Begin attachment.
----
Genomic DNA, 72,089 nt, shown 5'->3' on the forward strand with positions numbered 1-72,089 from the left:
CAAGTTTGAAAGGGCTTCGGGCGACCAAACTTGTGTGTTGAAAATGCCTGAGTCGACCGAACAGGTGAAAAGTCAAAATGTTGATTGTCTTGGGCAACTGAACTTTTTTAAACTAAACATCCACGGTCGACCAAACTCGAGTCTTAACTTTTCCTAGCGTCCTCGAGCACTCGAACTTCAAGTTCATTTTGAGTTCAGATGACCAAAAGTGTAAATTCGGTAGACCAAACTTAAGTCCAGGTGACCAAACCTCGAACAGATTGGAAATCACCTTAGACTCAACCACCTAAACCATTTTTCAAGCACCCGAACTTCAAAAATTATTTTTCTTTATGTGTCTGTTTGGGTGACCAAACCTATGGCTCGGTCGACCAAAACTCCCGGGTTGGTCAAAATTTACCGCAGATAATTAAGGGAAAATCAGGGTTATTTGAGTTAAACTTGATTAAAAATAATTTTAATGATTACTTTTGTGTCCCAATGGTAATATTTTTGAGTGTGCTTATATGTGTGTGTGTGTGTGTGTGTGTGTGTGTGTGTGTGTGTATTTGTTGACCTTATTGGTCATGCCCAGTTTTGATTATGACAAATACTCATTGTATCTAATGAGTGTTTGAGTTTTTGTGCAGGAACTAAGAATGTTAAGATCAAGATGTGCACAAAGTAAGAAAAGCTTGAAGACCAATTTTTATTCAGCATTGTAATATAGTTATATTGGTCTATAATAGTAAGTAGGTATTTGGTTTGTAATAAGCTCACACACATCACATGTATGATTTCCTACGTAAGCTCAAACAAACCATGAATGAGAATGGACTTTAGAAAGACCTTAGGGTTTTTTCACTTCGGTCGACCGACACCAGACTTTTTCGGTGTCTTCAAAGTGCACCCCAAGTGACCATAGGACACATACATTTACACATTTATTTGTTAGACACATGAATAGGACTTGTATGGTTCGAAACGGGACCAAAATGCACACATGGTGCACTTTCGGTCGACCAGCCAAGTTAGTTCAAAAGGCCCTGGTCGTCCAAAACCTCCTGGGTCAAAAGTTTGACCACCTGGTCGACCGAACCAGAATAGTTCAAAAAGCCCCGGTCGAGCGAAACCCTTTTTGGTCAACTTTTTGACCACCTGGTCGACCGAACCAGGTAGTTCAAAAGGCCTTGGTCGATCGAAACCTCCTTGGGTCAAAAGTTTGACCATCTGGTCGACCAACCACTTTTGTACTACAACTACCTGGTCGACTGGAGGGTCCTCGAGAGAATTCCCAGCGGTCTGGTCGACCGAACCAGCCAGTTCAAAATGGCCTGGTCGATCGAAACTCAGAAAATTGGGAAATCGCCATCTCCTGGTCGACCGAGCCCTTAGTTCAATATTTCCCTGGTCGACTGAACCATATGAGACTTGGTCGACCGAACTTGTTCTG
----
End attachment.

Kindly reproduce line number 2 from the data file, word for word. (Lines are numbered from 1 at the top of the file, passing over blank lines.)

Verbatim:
CAAGTTTGAAAGGGCTTCGGGCGACCAAACTTGTGTGTTGAAAATGCCTGAGTCGACCGAACAGGTGAAAAGTCAAAATGTTGATTGTCTTGGGCAACTGAACTTTTTTAAACTAAACATCCACGGTCGACCAAACTCGAGTCTTAACTTTTCCTAGCGTCCTCGAGCACTCGAACTTCAAGTTCATTTTGAGTTCAGATGACCAAAAGTGTAAATTCGGTAGACCAAACTTAAGTCCAGGTGACCAAACCTCGAACAGATTGGAAATCACCTTAGACTCAACCACCTAAACCATTTTTCAAGCACCCGAACTTCAAAAATTATTTTTCTTTATGTGTCTGTTTGGGTGACCAAACCTATGGCTCGGTCGACCAAAACTCCCGGGTTGGTCAAAATTTACCGCAGATAATTAAGGGAAAATCAGGGTTATTTGAGTTAAACTTGATTAAAAATAATTTTAATGATTACTTTTGTGTCCCAATGGTAATATTTTTGAGTGTGCTTATATGTGTGTGTGTGTGTGTGTGTGTGTGTGTGTGTGTGTGTATTTGTTGACCTTATTGGTCATGCCCAGTTTTGATTATGACAAATACTCATTGTATCTAATGAGTGTTTGAGTTTTTGTGCAGGAACTAAGAATGTTAAGATCAAGATGTGCACAAAGTAAGAAAAGCTTGAAGACCAATTTTTATTCAGCATTGTAATATAGTTATATTGGTCTATAATAGTAAGTAGGTATTTGGTTTGTAATAAGCTCACACACATCACATGTATGATTTCCTACGTAAGCTCAAACAAACCATGAATGAGAATGGACTTTAGAAAGACCTTAGGGTTTTTTCACTTCGGTCGACCGACACCAGACTTTTTCGGTGTCTTCAAAGTGCACCCCAAGTGACCATAGGACACATACATTTACACATTTATTTGTTAGACACATGAATAGGACTTGTATGGTTCGAAACGGGACCAAAATGCACACATGGTGCACTTTCGGTCGACCAGCCAAGTTAGTTCAAAAGGCCCTGGTCGTCCAAAACCTCCTGGGTCAAAAGTTTGACCACCTGGTCGACCGAACCAGAATAGTTCAAAAAGCCCCGGTCGAGCGAAACCCTTTTTGGTCAACTTTTTGACCACCTGGTCGACCGAACCAGGTAGTTCAAAAGGCCTTGGTCGATCGAAACCTCCTTGGGTCAAAAGTTTGACCATCTGGTCGACCAACCACTTTTGTACTACAACTACCTGGTCGACTGGAGGGTCCTCGAGAGAATTCCCAGCGGTCTGGTCGACCGAACCAGCCAGTTCAAAATGGCCTGGTCGATCGAAACTCAGAAAATTGGGAAATCGCCATCTCCTGGTCGACCGAGCCCTTAGTTCAATATTTCCCTGGTCGACTGAACCATATGAGACTTGGTCGACCGAACTTGTTCTG